|Order of the Norwegian Lion|
Den norske løve
Star of the Order of the Norwegian Lion
|Type||Single grade Order of knighthood|
|Status||repealed by Court resolution 11 March 1952|
|Last induction||10 September 1904|
|Next (lower)||Order of St. Olav|
|Related||Order of the Seraphim|
Badge of the order
The Order of the Norwegian Lion was a Norwegian order of knighthood established by King Oscar II on 21 January 1904, "in memory of the glorious events associated with Norway's venerable Coat of Arms".
The order was established as an equivalent in rank to the Swedish Order of the Seraphim as knights of the Norwegian Order of St. Olav ranked below the knights of the Seraphim in the shared Swedish-Norwegian royal court. However the expansion of the Norwegian honours system received mixed reactions amongst Norwegian politicians.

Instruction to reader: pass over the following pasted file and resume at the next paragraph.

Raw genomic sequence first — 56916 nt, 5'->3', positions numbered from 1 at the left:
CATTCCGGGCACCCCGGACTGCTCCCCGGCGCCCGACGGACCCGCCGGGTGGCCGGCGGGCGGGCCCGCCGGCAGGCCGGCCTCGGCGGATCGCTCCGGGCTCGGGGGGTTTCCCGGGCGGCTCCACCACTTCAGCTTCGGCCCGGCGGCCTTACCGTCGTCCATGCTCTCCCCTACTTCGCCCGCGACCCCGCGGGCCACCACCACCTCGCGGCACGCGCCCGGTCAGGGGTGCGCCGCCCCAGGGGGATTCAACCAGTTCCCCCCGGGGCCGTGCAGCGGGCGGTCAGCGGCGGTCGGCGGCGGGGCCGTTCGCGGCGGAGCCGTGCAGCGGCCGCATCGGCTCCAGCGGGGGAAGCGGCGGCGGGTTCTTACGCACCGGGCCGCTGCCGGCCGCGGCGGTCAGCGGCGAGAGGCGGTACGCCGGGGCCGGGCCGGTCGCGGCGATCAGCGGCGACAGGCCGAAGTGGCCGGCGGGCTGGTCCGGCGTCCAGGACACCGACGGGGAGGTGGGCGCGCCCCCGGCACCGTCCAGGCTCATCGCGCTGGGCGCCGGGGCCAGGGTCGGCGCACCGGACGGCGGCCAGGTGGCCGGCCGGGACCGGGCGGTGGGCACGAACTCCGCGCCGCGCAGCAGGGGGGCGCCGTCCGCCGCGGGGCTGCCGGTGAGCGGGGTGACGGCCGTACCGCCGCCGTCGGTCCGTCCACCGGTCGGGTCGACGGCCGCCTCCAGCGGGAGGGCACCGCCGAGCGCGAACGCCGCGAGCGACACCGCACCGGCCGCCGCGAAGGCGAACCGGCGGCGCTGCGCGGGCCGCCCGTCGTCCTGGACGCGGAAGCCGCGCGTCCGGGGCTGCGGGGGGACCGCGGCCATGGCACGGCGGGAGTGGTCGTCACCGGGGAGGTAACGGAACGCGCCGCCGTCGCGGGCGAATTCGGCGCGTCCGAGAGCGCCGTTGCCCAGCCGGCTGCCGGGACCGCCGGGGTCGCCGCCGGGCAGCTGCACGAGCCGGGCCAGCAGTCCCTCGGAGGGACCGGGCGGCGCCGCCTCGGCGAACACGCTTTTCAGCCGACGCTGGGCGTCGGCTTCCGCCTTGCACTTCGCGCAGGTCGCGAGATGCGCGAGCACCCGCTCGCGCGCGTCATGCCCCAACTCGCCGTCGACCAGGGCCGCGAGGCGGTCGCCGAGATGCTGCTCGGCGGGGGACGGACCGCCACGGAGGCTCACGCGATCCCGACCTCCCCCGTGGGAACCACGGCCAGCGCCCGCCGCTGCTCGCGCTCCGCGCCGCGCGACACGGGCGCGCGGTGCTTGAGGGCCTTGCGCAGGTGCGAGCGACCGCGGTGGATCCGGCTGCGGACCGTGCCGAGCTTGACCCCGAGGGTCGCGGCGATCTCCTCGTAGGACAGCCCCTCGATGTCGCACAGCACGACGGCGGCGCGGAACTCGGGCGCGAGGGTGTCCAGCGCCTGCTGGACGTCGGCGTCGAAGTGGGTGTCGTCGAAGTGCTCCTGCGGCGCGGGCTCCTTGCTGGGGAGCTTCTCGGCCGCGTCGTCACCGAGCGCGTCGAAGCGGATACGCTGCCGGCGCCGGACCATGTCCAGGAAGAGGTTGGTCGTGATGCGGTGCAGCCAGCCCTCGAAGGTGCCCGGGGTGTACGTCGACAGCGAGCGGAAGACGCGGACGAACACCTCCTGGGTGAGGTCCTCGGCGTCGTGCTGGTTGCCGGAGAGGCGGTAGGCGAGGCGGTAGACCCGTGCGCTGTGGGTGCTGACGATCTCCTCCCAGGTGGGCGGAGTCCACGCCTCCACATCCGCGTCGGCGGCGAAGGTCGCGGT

The Union between Sweden and Norway was dissolved in 1905 before any Norwegian knights had been appointed and King Haakon VII chose not to appoint any new knights. He formally repealed the order in a Court resolution on 11 March 1952. The last living knight was King Gustaf VI Adolf of Sweden who died in 1973.
|1||King Oscar II||Royal Family||21 January 1904|
|2||Crown Prince Gustaf|
|3||Prince Gustaf Adolf, Duke of Skåne|
|4||Prince Wilhelm, Duke of Södermanland|
|5||Prince Erik, Duke of Västmanland|
|6||Prince Carl, Duke of Västergötland|
|7||Prince Eugen, Duke of Närke|
|1||Wilhelm II||German Emperor and King of Prussia||27 January 1904|
|2||Franz Joseph I||Emperor of Austria and King of Hungary||5 April 1904|
|3||Christian IX||King of Denmark||10 September 1904|
|4||Émile Loubet||President of France||1 December 1904|
King Haakon VII formally became Grand Master on 18 November 1905, but never wore any of the order's insignias.